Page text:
Polar Bears...the romantic symbol for the plight of the endangered species. Polar bears have become one of the head figures for the global climate change movement and for this reason, they may be one of the lucky ones. All endangered species need our attention and our help to preserve their habitat and protect them from harm, but there are so many of those species that no one in the general public knows about or cares about. The polar bear is a large, beautiful creature and we've all seen the heartbreaking TV ads or photographs of a polar bear stranded on a chunk of ice, floating away into the Arctic. It pulls at our heart strings and makes us want to do something...to act. This is why they may be the lucky ones.
Polar Bear (Ursus maritimus)
Population: 20,000-25,000 (60% of the population resides in Canada, while the remaining live in the US - Alaska, Russia, Greenland, and Norway)
Classified as marine mammals because they spend a majority of their life on the ice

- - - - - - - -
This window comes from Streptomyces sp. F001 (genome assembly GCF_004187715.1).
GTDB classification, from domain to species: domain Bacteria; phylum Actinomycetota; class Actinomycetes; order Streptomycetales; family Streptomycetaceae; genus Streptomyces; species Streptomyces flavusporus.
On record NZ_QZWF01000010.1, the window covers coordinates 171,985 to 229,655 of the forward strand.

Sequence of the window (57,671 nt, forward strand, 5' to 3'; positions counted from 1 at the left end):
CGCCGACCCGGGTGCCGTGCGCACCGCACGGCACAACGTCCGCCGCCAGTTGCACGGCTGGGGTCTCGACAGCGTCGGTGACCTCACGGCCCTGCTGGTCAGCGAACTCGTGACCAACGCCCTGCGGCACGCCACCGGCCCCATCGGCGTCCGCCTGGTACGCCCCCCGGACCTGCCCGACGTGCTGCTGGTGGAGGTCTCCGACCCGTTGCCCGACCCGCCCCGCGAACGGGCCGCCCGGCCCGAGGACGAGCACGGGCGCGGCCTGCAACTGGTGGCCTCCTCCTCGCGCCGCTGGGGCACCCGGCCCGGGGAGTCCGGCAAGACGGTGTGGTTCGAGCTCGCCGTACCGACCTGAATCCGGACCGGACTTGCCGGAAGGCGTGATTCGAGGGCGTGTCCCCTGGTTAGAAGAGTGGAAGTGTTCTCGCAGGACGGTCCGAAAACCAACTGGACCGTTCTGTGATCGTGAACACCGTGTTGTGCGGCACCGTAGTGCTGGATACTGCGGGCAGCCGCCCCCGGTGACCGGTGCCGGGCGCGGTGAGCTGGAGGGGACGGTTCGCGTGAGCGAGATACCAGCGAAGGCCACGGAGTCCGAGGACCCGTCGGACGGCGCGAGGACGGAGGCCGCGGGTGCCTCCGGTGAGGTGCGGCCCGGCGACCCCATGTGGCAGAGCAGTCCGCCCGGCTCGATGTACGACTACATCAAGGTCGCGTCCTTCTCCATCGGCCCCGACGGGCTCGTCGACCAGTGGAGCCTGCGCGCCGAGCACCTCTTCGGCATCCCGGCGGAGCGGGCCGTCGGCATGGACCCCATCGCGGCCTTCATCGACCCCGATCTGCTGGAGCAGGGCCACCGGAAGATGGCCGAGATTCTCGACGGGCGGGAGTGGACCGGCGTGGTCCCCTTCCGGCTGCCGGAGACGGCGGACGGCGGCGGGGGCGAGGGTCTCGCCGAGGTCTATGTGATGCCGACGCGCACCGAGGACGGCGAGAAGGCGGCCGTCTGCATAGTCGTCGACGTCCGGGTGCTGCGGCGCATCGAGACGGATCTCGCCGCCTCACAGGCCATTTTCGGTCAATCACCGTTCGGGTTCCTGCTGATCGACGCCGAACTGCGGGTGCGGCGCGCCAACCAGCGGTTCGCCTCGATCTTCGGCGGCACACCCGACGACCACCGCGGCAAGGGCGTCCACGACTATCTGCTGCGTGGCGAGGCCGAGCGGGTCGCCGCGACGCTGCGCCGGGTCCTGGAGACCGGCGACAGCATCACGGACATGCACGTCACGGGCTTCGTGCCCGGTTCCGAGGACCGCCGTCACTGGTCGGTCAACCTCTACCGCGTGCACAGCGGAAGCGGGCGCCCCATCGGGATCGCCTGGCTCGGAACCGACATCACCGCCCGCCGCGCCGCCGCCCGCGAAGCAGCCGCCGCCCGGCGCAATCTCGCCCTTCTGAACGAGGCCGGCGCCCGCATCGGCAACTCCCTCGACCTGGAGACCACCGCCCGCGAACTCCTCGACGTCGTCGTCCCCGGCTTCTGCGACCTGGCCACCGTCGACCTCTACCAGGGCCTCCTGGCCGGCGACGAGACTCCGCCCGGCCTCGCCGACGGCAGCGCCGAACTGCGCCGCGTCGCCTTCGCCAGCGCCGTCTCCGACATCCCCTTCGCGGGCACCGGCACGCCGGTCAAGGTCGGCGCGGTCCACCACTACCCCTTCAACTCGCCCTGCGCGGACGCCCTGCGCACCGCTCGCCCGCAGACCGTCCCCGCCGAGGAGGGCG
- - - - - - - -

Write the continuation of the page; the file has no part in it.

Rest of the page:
Special traits: thick layer of fat and water-repellant coat to keep them wamr
Talented swimmers - capable of swimming up to 6 mph by paddling their front paws and holding their hind legs flat like a rudder
Weight: 800 - 1300lbs
Length: 6 - 9ft
Diet: mainly ringed and bearded seal (large quantities of fat are required for their survival)
Polar bears spend around 50% of their time hunting, while only 2% of their hunts are successful.
The single largest threat to the polar bear is the loss of sea ice due to the warming of the Arctic. Polar bears need the ice for hunting, breeding, and sometimes denning. The loss of the ice has driven many of the animals inland, which, in turn, creates more opportunity for clashes with Native populations that often end badly for both parties.
Scientists predict that if action isn't taken to stop climate change, we could lose 2/3 of the polar bear population by the middle of the century and all of the polar bears by the end of the century.
There are many people and organizations working tirelessly to ensure the polar bears do not meet this fate. The World Wildlife Fund is one of those many organizations. View the video below to see what they're doing to help protect this magnificent species.